I enjoy teaching people about CSS and in particular CSS Layout, over the last year I’ve developed a course which, in entirety, is about two full days worth of material if taught in person.
As there is only one of me, and I can only take on a finite number of in-person engagements each year I decided to make that material available online in the form of a self guided CSS layout workshop. Having done that, my aim was to keep all of the material in sync. So, if you study online or with me in a workshop all of the material is right up to date with any changes to the Grid specification or other fast moving specifications I cover.
It made sense to maintain the online version as the source of truth. It is the most complete version of the material – I rarely do this as a full two day workshop. So when I run a workshop I need to do two things. I need to select the lessons that I want to teach in person, and I need to assemble myself a set of teaching notes to use on the day. This post will explain how I achieved this using Perch Runway, and Pandoc.
Perch Templates and my Lessons
Each lesson in my workshop is stored as a an item a Perch Runway Collection. Collections in Runway can be any type of data stored in a structured format, so I have one for lessons. When I created my Collection for the website content I created a Perch template, with fields for the different elements of a lesson. I’m using Perch Blocks to enable to building up of an individual lesson from various types of data, including videos and images.
This master template for the Collection becomes the schema for the content, and therefore the admin UI in the Control Panel.
I’ve also added to this template a field for notes used in the in-person version of the workshop only. As I don’t want these to display on the website I have added the suppress attribute set to true. I can now enter this content in the Perch Control Panel and store it alongside the lesson, but it won’t display when the lesson is displayed using this main template on the site.
On the CSS Workshop site I display these lessons in Categories and secure them according to which course people have purchased. You can see some of the lessons which are available as part of my free courses on Selectors and Length Units.
Choosing lessons for export
Setting up a page from which to select lessons to build up an in-person course was pretty simple due to the fact that I can pass in different templates to the perch_collection function when I call it from the page – I’m not restricted to the master template used for input. The first template I pass in simply displays the title of the course, along with a checkbox to select it, the value of that checkbox is the slug for that lesson.
I post that to another page which again uses the perch collection function to select the courses from the array of slugs passed to it. Then I use another template to re-present that content in a plain HTML format – this time also including those notes added in the Control Panel for in-person presentations only, and not displaying things like videos and figures that make no sense in my notes. I now have all of my notes in HTML format.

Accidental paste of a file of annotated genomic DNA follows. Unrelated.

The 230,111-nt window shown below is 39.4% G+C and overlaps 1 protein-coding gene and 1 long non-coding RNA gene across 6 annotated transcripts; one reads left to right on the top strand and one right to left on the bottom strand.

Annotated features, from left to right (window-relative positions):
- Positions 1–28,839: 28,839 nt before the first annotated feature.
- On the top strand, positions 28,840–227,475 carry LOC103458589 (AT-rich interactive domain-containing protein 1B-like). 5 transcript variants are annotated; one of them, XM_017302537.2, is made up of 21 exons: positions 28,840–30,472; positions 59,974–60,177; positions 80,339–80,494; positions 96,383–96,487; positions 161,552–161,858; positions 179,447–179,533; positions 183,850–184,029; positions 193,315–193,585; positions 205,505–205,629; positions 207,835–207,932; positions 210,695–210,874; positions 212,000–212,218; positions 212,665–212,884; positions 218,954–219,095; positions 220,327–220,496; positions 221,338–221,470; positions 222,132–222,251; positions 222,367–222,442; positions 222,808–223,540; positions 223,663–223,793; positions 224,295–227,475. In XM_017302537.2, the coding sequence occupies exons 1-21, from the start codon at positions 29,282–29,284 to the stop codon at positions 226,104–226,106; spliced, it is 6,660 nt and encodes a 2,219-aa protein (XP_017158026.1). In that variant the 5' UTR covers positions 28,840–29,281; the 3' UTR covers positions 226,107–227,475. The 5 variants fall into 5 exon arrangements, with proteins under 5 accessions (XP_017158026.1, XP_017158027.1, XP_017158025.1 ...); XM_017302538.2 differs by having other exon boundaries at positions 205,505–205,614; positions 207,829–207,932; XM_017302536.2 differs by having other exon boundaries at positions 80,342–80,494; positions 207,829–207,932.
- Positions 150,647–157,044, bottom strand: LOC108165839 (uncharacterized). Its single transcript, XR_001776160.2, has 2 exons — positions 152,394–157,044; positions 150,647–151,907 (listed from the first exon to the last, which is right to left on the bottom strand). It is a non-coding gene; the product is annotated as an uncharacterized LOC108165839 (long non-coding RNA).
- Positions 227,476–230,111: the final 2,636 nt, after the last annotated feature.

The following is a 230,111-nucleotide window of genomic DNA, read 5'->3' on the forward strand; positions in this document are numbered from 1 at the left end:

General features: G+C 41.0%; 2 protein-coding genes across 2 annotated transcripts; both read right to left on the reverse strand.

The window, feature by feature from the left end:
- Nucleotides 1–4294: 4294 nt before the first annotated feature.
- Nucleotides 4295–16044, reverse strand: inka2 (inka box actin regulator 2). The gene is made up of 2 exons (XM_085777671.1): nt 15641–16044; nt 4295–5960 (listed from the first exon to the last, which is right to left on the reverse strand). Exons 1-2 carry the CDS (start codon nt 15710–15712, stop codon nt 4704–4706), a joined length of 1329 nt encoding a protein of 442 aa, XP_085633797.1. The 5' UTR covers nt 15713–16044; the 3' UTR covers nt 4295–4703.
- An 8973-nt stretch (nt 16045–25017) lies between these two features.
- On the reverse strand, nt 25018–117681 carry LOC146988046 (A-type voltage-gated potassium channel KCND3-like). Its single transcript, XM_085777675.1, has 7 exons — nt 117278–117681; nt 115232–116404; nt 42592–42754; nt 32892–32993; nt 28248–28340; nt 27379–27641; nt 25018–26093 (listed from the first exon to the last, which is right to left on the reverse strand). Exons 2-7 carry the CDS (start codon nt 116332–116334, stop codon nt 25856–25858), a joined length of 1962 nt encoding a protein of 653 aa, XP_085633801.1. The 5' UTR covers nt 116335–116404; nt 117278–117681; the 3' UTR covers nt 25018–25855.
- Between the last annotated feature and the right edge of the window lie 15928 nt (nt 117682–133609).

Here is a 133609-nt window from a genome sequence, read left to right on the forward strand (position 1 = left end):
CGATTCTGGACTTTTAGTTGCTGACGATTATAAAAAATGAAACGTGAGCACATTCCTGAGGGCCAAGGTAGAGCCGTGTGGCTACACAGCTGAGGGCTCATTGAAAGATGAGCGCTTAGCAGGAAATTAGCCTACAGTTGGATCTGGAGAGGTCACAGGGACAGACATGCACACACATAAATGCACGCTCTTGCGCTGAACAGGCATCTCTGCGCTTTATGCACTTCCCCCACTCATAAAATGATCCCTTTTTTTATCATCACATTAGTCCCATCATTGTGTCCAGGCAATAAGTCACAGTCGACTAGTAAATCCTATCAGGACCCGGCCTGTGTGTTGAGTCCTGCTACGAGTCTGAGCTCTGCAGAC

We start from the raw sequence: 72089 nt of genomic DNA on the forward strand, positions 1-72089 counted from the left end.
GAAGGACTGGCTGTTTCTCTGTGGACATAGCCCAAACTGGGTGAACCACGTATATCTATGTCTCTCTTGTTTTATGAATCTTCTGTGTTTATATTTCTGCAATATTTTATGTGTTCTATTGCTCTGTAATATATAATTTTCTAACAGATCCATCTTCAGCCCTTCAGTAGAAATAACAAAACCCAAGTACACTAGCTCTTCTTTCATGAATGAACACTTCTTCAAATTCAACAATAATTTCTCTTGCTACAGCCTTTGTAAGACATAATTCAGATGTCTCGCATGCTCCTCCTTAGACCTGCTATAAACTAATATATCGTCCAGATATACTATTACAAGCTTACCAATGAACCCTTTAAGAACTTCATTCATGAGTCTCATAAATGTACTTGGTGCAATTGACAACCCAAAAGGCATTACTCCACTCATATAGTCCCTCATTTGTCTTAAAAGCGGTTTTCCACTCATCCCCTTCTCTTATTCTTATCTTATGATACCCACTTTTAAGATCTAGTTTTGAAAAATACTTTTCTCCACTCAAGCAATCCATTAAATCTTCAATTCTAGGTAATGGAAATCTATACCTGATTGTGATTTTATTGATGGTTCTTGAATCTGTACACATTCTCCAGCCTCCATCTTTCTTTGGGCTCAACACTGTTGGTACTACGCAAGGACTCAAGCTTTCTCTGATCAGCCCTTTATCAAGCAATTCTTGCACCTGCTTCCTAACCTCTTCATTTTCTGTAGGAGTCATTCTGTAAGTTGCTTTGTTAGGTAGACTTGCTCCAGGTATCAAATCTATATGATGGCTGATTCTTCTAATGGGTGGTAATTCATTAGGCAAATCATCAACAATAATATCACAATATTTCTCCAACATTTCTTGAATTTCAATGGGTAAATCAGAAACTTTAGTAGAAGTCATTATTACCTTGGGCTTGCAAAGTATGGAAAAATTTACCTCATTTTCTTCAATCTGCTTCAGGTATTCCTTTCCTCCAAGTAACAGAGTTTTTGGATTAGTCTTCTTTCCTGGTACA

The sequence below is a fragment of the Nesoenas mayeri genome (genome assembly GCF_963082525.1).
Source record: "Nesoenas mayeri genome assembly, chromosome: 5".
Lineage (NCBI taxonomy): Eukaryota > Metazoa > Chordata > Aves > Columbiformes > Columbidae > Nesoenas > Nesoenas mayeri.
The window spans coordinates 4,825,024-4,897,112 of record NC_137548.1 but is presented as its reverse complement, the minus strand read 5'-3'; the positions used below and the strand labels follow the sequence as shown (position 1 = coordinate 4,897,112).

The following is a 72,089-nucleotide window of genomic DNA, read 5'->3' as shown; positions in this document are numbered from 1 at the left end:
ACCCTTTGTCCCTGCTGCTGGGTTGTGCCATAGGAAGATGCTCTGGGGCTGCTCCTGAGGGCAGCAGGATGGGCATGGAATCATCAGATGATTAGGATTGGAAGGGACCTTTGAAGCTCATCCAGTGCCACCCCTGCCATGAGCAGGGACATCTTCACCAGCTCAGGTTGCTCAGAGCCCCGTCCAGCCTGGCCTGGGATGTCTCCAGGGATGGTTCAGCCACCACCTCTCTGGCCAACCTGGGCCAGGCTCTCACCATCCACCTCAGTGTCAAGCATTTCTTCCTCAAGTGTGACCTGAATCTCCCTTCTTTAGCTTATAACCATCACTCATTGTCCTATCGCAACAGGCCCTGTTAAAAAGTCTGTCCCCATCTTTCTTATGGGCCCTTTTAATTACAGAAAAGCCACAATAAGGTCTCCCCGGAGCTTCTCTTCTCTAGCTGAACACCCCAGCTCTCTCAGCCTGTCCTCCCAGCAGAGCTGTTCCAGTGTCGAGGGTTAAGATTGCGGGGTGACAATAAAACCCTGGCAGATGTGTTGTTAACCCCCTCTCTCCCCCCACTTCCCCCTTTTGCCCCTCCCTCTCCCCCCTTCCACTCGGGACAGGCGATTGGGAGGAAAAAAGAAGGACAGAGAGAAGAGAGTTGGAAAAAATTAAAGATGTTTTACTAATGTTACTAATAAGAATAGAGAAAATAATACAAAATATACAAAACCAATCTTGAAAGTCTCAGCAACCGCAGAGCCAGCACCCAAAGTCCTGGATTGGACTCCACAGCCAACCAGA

Turning my document into an EPUB
With a nice clean HTML document of my content, I can now create my teaching notes for the workshop. When I am presenting my Macbook Pro is hooked up to the projector, with the projector mirroring the screen so the students can code along with me as we work through the CodePen examples.
As I can’t have notes on the Macbook, I bring with me an iPad Mini and use that for notes. I realised when working out how best to display these notes that my iPad includes a perfect method of displaying text – iBooks – I just needed to get my notes into EPUB format and I could then take advantage of the inbuilt functionality of iBooks.
I was already aware that I could use Pandoc to convert HTML into an EPUB (which is essentially HTML in a specific structure), and so I take my exported HTML, and run it through Pandoc at the commandline:
> pandoc -o workshop.epub workshop.html --toc --toc-depth=1
This creates me an EPUB, and I can open that in iBooks. A few notes on using Pandoc.
Pandoc will treat an h1 heading in your document as a new chapter. In my case that meant each lesson would become a chapter.
In the command above I have asked Pandoc to create me a table of contents, with the doc flag, and use a table of contents depth of 1 – so the TOC only includes the level ones headings. If you had longer lessons it might be helpful to output headings down to level 2 to give you more of an index.
In this case I am happy just to use the default CSS styles, however you can pass a stylesheet into Pandoc using the
If you do want to edit your EPUB after exporting, then I would suggest opening it in Sigil, a free EPUB editor. You can then make any edits and save the document.
As I am using content already easily output as HTML, then converting from HTML makes sense for my scenario. However if all of your notes are offline you can also convert directly from Markdown with pandoc. Also, see my notes for turning an EPUB into a Mobi for use on the Kindle, if you want to use a Kindle to present from.
There are lots of ways this process could be improved. I could add a method to reorder content or to add additional content as I create the book. I could install Pandoc on my server and actually run the transformation there, downloading the EPUB. However this process took me about 30 minutes to get up and running, in a hotel room, when I first thought about it. If you do find yourself needing to create notes for some purpose, then hopefully this helps you too.